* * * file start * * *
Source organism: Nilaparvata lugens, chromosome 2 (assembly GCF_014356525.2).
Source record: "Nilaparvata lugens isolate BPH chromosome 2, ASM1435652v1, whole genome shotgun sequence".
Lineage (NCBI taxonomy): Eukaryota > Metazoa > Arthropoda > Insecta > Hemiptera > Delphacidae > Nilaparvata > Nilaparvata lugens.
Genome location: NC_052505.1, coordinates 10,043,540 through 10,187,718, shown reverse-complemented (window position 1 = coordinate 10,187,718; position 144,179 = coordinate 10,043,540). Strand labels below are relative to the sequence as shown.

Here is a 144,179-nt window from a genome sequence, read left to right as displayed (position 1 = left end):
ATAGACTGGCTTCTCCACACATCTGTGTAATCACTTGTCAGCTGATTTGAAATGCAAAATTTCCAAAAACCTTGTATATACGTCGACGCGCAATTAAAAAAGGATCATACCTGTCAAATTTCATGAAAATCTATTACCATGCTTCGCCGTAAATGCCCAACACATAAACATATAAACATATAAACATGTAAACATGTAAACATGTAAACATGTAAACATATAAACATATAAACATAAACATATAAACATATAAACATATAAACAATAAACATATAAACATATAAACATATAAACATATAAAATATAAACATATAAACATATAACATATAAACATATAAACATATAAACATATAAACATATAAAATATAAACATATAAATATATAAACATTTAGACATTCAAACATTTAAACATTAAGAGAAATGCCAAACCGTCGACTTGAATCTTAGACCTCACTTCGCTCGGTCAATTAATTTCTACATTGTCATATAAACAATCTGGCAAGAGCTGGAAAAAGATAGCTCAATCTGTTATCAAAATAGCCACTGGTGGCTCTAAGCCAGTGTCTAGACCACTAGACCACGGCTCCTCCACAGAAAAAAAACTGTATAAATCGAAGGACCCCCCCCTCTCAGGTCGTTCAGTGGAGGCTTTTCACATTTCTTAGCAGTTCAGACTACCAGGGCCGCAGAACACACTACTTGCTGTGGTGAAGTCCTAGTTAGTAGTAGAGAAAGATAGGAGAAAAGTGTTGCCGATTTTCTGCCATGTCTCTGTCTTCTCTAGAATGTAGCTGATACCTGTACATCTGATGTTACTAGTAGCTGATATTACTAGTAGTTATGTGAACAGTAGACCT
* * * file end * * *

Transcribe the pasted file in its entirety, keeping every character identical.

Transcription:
Source organism: Nilaparvata lugens, chromosome 2 (assembly GCF_014356525.2).
Source record: "Nilaparvata lugens isolate BPH chromosome 2, ASM1435652v1, whole genome shotgun sequence".
Lineage (NCBI taxonomy): Eukaryota > Metazoa > Arthropoda > Insecta > Hemiptera > Delphacidae > Nilaparvata > Nilaparvata lugens.
Genome location: NC_052505.1, coordinates 10,043,540 through 10,187,718, shown reverse-complemented (window position 1 = coordinate 10,187,718; position 144,179 = coordinate 10,043,540). Strand labels below are relative to the sequence as shown.

Here is a 144,179-nt window from a genome sequence, read left to right as displayed (position 1 = left end):
ATAGACTGGCTTCTCCACACATCTGTGTAATCACTTGTCAGCTGATTTGAAATGCAAAATTTCCAAAAACCTTGTATATACGTCGACGCGCAATTAAAAAAGGATCATACCTGTCAAATTTCATGAAAATCTATTACCATGCTTCGCCGTAAATGCCCAACACATAAACATATAAACATATAAACATGTAAACATGTAAACATGTAAACATGTAAACATATAAACATATAAACATAAACATATAAACATATAAACATATAAACAATAAACATATAAACATATAAACATATAAACATATAAAATATAAACATATAAACATATAACATATAAACATATAAACATATAAACATATAAACATATAAAATATAAACATATAAATATATAAACATTTAGACATTCAAACATTTAAACATTAAGAGAAATGCCAAACCGTCGACTTGAATCTTAGACCTCACTTCGCTCGGTCAATTAATTTCTACATTGTCATATAAACAATCTGGCAAGAGCTGGAAAAAGATAGCTCAATCTGTTATCAAAATAGCCACTGGTGGCTCTAAGCCAGTGTCTAGACCACTAGACCACGGCTCCTCCACAGAAAAAAAACTGTATAAATCGAAGGACCCCCCCCTCTCAGGTCGTTCAGTGGAGGCTTTTCACATTTCTTAGCAGTTCAGACTACCAGGGCCGCAGAACACACTACTTGCTGTGGTGAAGTCCTAGTTAGTAGTAGAGAAAGATAGGAGAAAAGTGTTGCCGATTTTCTGCCATGTCTCTGTCTTCTCTAGAATGTAGCTGATACCTGTACATCTGATGTTACTAGTAGCTGATATTACTAGTAGTTATGTGAACAGTAGACCT